Hyundai’s latest vehicle to get the green light for production will go where the automaker has never gone before in the United States market.
Based on the Santa Cruz concept unveiled at the 2015 Detroit Auto Show, the small pickup truck got the green light for development along with updates for the rest of the South Korean automaker’s lineup of SUVs.
Though it’s not immediately clear when we can expect to see the truck on American roads, sources close to the automaker told Reuters that Hyundai will debut a new version of its Santa Fe Sport SUV next year, as well as an all-new three-row crossover expected to replace the Santa Fe SUV. A replacement for the seven-passenger crossover is expected in the States in early 2019, and a redesigned Tucson is rumored for 2020, according to Reuters.
With America’s insatiable appetite for all things crossover and truck, these offerings are expected to help reverse the automakers recent sales slump. After receiving overwhelmingly positive feedback on the Santa Cruz concept, Hyundai will finally make a pickup truck for the U.S. for the first time in its history.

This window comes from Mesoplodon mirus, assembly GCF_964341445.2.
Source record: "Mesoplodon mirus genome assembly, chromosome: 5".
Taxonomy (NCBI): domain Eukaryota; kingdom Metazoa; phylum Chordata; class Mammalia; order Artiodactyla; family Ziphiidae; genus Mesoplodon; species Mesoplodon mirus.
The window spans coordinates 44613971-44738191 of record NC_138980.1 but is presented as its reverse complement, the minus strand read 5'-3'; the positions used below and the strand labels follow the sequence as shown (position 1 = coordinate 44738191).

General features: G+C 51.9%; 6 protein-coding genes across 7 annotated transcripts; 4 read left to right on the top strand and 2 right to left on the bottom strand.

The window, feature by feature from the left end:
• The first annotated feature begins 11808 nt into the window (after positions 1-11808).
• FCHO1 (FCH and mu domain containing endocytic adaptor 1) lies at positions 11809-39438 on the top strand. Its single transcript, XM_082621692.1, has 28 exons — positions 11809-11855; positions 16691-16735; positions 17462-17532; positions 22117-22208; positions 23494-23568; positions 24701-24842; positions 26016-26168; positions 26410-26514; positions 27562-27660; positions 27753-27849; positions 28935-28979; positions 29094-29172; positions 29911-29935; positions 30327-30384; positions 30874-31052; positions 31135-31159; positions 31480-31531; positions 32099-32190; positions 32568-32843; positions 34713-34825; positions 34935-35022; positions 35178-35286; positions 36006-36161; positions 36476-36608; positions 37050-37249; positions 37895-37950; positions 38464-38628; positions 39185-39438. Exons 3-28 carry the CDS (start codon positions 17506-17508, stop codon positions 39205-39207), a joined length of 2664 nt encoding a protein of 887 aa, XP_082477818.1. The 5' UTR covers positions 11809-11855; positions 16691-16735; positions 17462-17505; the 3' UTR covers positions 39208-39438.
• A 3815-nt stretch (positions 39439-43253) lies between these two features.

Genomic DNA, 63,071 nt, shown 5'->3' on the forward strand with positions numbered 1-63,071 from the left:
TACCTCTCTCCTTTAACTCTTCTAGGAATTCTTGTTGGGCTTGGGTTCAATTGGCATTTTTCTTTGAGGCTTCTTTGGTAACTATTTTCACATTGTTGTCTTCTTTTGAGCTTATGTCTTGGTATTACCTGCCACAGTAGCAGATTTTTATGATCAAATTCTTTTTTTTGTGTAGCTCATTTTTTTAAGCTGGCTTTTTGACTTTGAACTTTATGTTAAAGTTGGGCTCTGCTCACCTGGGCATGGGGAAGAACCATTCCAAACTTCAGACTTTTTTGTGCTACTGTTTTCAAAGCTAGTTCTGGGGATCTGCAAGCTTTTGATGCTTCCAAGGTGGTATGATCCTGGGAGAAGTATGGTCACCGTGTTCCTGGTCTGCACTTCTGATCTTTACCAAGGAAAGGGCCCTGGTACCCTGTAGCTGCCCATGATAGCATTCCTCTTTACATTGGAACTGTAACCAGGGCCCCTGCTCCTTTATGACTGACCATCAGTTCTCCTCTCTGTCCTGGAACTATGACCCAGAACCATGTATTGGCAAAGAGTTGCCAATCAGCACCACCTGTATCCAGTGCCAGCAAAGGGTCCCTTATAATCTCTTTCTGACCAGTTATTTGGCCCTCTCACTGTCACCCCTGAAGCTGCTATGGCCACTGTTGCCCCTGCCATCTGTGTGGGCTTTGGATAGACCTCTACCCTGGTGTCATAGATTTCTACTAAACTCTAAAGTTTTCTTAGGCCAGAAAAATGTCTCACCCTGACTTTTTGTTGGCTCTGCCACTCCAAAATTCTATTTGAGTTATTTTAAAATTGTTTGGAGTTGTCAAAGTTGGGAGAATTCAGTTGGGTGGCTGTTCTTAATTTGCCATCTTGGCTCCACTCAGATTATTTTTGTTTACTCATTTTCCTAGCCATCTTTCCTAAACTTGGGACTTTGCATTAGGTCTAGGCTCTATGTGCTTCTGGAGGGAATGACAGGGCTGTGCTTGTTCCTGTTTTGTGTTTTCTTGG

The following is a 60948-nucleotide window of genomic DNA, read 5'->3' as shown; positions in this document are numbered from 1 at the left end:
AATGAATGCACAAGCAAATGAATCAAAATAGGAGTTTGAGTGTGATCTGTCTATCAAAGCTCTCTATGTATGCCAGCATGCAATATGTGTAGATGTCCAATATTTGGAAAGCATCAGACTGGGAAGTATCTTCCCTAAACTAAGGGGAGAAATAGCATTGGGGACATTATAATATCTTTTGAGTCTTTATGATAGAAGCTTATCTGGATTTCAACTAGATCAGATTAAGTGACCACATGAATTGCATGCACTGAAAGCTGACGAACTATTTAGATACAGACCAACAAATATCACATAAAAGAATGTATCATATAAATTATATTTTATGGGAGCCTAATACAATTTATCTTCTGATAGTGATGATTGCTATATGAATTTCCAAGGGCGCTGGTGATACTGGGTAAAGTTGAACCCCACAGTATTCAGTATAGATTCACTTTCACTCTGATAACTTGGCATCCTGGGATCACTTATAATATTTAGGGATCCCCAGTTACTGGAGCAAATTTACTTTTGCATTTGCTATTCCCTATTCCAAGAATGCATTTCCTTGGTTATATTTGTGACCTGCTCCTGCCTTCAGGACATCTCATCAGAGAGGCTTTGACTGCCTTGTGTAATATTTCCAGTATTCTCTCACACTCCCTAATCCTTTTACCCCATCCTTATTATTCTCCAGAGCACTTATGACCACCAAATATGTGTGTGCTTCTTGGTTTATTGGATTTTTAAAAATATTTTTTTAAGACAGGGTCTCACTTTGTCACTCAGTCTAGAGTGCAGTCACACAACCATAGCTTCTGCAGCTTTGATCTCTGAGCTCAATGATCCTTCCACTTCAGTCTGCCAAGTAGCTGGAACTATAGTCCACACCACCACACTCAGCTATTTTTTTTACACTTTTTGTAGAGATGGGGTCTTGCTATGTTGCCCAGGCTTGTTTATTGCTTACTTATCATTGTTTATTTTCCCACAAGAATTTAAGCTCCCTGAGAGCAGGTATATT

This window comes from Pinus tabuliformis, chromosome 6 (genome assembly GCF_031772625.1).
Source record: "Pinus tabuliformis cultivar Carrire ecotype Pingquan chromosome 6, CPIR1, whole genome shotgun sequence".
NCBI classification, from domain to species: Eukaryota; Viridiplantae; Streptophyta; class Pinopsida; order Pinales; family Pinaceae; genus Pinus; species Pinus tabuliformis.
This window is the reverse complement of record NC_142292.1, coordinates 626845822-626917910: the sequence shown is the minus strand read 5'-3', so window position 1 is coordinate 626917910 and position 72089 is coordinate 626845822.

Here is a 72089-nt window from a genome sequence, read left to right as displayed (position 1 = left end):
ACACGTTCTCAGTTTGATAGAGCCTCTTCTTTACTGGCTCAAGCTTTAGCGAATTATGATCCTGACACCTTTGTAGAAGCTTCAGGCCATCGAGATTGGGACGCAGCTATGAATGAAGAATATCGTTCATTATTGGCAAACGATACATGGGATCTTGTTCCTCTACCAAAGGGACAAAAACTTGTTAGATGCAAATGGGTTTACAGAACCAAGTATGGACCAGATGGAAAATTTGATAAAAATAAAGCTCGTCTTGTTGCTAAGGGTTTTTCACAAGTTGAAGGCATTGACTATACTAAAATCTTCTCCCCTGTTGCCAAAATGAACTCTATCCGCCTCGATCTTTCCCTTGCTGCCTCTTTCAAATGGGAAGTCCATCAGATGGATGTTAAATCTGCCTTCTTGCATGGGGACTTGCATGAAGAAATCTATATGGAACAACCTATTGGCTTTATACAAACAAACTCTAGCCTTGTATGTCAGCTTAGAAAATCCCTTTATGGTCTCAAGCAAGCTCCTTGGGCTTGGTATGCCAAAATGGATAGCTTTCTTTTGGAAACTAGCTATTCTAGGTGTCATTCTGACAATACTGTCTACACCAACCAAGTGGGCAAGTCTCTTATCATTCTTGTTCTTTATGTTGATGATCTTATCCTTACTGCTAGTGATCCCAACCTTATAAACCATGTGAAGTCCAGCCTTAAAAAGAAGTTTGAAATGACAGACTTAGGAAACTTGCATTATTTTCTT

The concept truck – featuring a unibody design and a 2.0-liter turbocharged diesel four-pot – sports design cues similar to the automaker’s recently introduced design language, which has slowly made its way onto Hyundai’s car and sedan offerings, such as the 2018 Elantra, 2018 Sonata and 2018 Ioniq Hybrid.
As Hyundai has struggled on the sales front, a majority of the decline has been in the sedan segment. The automaker’s flagship sedan’s sales have plummeted 30 percent in 2017, while SUV sales are up 11 percent. In the U.S., crossover SUVs account for 30 percent of all car sales.
Later this year, Hyundai will sell an all-new subcompact crossover SUV called the Kona, which will be slotted below the compact crossover Tucson. In addition, Hyundai may also release an electrified version of the Kona by the fall of 2018, as the automaker begins fulfilling its promise to pivot towards more EV offerings.
The upcoming pickup, likely to share underpinnings with the Tucson crossover, is expected to slot beneath the midsize truck segment, offering buyers a more favorable size for those living in urban environments in which the Ford F-150, Honda Ridgeline or Toyota Tacoma could prove to be too hulking on narrow one-ways. A city-friendly footprint combined with adventure-ready utility for weekend excursions could make the trucklet a hit with those who want the best of both worlds.